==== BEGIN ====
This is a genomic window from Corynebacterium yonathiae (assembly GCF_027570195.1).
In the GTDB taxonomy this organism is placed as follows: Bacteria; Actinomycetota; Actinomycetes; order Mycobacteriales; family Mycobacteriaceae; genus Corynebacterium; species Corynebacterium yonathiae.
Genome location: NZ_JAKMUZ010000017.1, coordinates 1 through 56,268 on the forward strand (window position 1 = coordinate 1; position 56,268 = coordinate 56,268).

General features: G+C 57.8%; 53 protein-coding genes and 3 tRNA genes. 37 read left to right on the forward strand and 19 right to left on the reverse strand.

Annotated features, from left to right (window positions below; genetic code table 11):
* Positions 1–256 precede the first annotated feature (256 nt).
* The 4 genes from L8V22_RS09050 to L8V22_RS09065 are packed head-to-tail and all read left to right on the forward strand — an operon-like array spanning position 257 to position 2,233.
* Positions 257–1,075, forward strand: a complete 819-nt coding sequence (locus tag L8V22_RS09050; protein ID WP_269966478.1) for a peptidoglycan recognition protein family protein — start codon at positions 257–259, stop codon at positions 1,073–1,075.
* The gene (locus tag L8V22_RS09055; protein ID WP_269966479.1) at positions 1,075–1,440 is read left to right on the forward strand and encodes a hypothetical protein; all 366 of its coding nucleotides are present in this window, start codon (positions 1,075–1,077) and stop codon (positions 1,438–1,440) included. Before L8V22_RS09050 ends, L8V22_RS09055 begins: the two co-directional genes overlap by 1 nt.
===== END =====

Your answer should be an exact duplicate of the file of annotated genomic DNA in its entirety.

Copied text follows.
This is a genomic window from Corynebacterium yonathiae (assembly GCF_027570195.1).
In the GTDB taxonomy this organism is placed as follows: Bacteria; Actinomycetota; Actinomycetes; order Mycobacteriales; family Mycobacteriaceae; genus Corynebacterium; species Corynebacterium yonathiae.
Genome location: NZ_JAKMUZ010000017.1, coordinates 1 through 56,268 on the forward strand (window position 1 = coordinate 1; position 56,268 = coordinate 56,268).

General features: G+C 57.8%; 53 protein-coding genes and 3 tRNA genes. 37 read left to right on the forward strand and 19 right to left on the reverse strand.

Annotated features, from left to right (window positions below; genetic code table 11):
* Positions 1–256 precede the first annotated feature (256 nt).
* The 4 genes from L8V22_RS09050 to L8V22_RS09065 are packed head-to-tail and all read left to right on the forward strand — an operon-like array spanning position 257 to position 2,233.
* Positions 257–1,075, forward strand: a complete 819-nt coding sequence (locus tag L8V22_RS09050; protein ID WP_269966478.1) for a peptidoglycan recognition protein family protein — start codon at positions 257–259, stop codon at positions 1,073–1,075.
* The gene (locus tag L8V22_RS09055; protein ID WP_269966479.1) at positions 1,075–1,440 is read left to right on the forward strand and encodes a hypothetical protein; all 366 of its coding nucleotides are present in this window, start codon (positions 1,075–1,077) and stop codon (positions 1,438–1,440) included. Before L8V22_RS09050 ends, L8V22_RS09055 begins: the two co-directional genes overlap by 1 nt.